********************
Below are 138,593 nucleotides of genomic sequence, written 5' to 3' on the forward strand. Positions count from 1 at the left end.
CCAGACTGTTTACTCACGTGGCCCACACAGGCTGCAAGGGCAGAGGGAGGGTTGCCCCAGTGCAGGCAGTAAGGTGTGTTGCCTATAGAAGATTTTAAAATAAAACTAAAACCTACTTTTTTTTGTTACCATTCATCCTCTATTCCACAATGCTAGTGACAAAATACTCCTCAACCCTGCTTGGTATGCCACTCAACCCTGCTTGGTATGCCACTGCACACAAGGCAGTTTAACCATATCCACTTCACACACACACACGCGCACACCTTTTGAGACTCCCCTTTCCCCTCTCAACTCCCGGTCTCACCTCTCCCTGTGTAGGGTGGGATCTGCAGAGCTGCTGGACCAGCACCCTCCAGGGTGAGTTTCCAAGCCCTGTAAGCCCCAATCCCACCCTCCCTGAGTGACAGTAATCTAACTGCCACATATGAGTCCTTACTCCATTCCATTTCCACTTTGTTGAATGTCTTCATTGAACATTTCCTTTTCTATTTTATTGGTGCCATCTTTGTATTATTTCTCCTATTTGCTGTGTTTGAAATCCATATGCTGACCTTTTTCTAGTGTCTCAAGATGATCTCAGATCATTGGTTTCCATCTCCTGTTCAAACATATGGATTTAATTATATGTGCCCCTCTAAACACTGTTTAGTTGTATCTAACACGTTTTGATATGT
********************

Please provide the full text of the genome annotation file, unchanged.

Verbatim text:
Below are 138,593 nucleotides of genomic sequence, written 5' to 3' on the forward strand. Positions count from 1 at the left end.
CCAGACTGTTTACTCACGTGGCCCACACAGGCTGCAAGGGCAGAGGGAGGGTTGCCCCAGTGCAGGCAGTAAGGTGTGTTGCCTATAGAAGATTTTAAAATAAAACTAAAACCTACTTTTTTTTGTTACCATTCATCCTCTATTCCACAATGCTAGTGACAAAATACTCCTCAACCCTGCTTGGTATGCCACTCAACCCTGCTTGGTATGCCACTGCACACAAGGCAGTTTAACCATATCCACTTCACACACACACACGCGCACACCTTTTGAGACTCCCCTTTCCCCTCTCAACTCCCGGTCTCACCTCTCCCTGTGTAGGGTGGGATCTGCAGAGCTGCTGGACCAGCACCCTCCAGGGTGAGTTTCCAAGCCCTGTAAGCCCCAATCCCACCCTCCCTGAGTGACAGTAATCTAACTGCCACATATGAGTCCTTACTCCATTCCATTTCCACTTTGTTGAATGTCTTCATTGAACATTTCCTTTTCTATTTTATTGGTGCCATCTTTGTATTATTTCTCCTATTTGCTGTGTTTGAAATCCATATGCTGACCTTTTTCTAGTGTCTCAAGATGATCTCAGATCATTGGTTTCCATCTCCTGTTCAAACATATGGATTTAATTATATGTGCCCCTCTAAACACTGTTTAGTTGTATCTAACACGTTTTGATATGT